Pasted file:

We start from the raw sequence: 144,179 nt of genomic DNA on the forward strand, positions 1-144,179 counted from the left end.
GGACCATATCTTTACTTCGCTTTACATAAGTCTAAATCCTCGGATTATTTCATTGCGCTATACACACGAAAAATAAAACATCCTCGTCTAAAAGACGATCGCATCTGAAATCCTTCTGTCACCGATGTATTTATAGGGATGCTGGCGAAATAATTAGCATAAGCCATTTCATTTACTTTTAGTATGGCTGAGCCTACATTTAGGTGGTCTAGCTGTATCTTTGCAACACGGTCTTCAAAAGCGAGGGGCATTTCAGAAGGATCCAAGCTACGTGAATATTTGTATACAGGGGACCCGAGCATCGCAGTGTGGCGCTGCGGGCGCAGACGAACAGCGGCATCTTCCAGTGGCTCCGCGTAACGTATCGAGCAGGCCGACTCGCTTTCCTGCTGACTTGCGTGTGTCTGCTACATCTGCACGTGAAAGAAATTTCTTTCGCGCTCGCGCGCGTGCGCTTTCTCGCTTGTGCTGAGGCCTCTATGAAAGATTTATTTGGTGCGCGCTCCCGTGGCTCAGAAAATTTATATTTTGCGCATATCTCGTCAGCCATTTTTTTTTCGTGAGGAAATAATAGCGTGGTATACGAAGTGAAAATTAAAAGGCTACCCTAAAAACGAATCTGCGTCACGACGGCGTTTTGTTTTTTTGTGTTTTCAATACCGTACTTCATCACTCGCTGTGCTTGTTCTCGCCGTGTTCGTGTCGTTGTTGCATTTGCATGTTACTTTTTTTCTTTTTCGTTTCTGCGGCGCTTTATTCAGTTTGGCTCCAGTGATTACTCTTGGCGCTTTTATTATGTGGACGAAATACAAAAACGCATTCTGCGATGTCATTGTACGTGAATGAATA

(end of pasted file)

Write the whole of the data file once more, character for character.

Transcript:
We start from the raw sequence: 144,179 nt of genomic DNA on the forward strand, positions 1-144,179 counted from the left end.
GGACCATATCTTTACTTCGCTTTACATAAGTCTAAATCCTCGGATTATTTCATTGCGCTATACACACGAAAAATAAAACATCCTCGTCTAAAAGACGATCGCATCTGAAATCCTTCTGTCACCGATGTATTTATAGGGATGCTGGCGAAATAATTAGCATAAGCCATTTCATTTACTTTTAGTATGGCTGAGCCTACATTTAGGTGGTCTAGCTGTATCTTTGCAACACGGTCTTCAAAAGCGAGGGGCATTTCAGAAGGATCCAAGCTACGTGAATATTTGTATACAGGGGACCCGAGCATCGCAGTGTGGCGCTGCGGGCGCAGACGAACAGCGGCATCTTCCAGTGGCTCCGCGTAACGTATCGAGCAGGCCGACTCGCTTTCCTGCTGACTTGCGTGTGTCTGCTACATCTGCACGTGAAAGAAATTTCTTTCGCGCTCGCGCGCGTGCGCTTTCTCGCTTGTGCTGAGGCCTCTATGAAAGATTTATTTGGTGCGCGCTCCCGTGGCTCAGAAAATTTATATTTTGCGCATATCTCGTCAGCCATTTTTTTTTCGTGAGGAAATAATAGCGTGGTATACGAAGTGAAAATTAAAAGGCTACCCTAAAAACGAATCTGCGTCACGACGGCGTTTTGTTTTTTTGTGTTTTCAATACCGTACTTCATCACTCGCTGTGCTTGTTCTCGCCGTGTTCGTGTCGTTGTTGCATTTGCATGTTACTTTTTTTCTTTTTCGTTTCTGCGGCGCTTTATTCAGTTTGGCTCCAGTGATTACTCTTGGCGCTTTTATTATGTGGACGAAATACAAAAACGCATTCTGCGATGTCATTGTACGTGAATGAATA